What’s your PMS “Type”
If you think about it, a difficult period can cast a shadow over half of your adult life (before menopause). One half of your month may be perfectly fine. You almost forget about any period woes. Then, a week of uncomfortable premenstrual syndrome hits. Then comes another week of cramping or heavy bleeding. Some people have irregular periods or prolonged PMS/ bleeding. For these women even more than half of their month is difficult.
Whether your PMS symptoms are “in your head” or very much physical, they should be treated. First, because they make it hard to make the most out of life. Second, because it may be your body trying to tell you that something is out of balance.
The concept of different types of PMS was popularized by a medical doctor named GE Abraham in the 80s. He was well known for his research in women’s health. He was also a big believer in the power that nutrition plays in premenstrual syndrome. Below I’ll mention his four different types of PMS. It may be interesting to see which category you fall under.
PMS – A
The “A” here stands for anxiety. If you have this type of PMS you’re anxious and irritable before your period. This is the most common type of PMS. These women may have higher than ideal levels of estrogen, and sub-optimal progesterone.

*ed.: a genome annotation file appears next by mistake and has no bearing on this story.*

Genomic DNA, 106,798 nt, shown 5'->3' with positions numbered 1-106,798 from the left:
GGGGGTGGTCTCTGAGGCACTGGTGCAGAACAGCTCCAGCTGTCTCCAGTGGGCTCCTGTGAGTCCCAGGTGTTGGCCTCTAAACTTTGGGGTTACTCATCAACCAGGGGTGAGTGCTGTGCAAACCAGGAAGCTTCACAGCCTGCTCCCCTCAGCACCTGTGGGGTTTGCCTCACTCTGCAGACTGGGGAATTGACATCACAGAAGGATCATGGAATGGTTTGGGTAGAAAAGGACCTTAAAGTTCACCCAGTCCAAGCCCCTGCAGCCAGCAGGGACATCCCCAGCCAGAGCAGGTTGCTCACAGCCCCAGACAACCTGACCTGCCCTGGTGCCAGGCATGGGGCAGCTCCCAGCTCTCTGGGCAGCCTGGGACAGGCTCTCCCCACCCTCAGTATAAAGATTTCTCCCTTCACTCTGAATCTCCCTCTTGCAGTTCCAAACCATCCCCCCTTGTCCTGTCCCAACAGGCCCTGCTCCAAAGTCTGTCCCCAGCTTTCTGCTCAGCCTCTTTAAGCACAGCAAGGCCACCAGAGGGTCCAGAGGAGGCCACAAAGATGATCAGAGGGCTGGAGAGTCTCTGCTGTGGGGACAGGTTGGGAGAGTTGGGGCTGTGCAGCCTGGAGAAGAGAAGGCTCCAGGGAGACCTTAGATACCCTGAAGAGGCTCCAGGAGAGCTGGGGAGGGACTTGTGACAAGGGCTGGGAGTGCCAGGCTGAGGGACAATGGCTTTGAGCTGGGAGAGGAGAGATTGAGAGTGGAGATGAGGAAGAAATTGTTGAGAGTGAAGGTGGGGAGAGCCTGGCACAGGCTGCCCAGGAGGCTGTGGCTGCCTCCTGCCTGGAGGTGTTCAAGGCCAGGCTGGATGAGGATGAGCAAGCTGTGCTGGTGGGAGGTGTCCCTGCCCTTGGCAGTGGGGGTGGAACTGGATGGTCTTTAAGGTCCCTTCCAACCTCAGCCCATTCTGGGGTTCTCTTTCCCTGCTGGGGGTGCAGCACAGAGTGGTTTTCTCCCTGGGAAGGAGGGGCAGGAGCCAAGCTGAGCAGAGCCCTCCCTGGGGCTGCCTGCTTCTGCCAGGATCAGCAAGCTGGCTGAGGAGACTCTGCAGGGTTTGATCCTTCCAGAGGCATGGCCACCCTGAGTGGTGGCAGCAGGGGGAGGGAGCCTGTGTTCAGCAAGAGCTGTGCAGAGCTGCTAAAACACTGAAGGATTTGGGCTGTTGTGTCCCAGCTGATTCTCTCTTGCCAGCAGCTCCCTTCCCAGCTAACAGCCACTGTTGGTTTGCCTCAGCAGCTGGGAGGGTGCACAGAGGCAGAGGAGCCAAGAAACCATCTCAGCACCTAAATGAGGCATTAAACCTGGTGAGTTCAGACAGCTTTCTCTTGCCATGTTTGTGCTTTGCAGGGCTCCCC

PMS – B
This is the bloating type of PMS. If you have this type, you retain a lot of water during your PMS. You feel swollen, bloated and breasts feel more painful and full. Adrenal hormones may be off balance here.
PMS – C
This type of PMS is associated with food cravings (especially for sweets). Appetite may be high. You may also have symptoms of dips in blood sugar. This includes headaches, fatigue, racing heart and feeling shaky. Low prostaglandin levels have been blamed for this as well as nutrient deficiencies.
PMS – D
“D” for depression. You feel low mood when you experience this type of PMS. You may also have brain fog and feel tearful. This type has been associated with low estrogen and high progesterone.
Many women have symptoms that show up in different categories and don’t have one type of PMS. However, some women find GE Abraham’s categories make sense for them. I will say that I’ve seen many of my patients’ PMS symptoms improve with herbs, nutritional support and lifestyle changes. The protocol varies depending on the symptoms they’re experiencing.
If you’re ready to take back your month book an appointment or FREE 15 minute consultation!
Dr. Samantha Dass is currently a naturopathic doctor working at Holland Landing Health Centre in East Gwillimbury, Ontario, which services Holland Landing, Newmarket, Aurora, Keswick and Bradford areas. If you are interested in naturopathic services please contact Holland Landing Health Centre at 905-853-7900 or via e-mail at [email protected]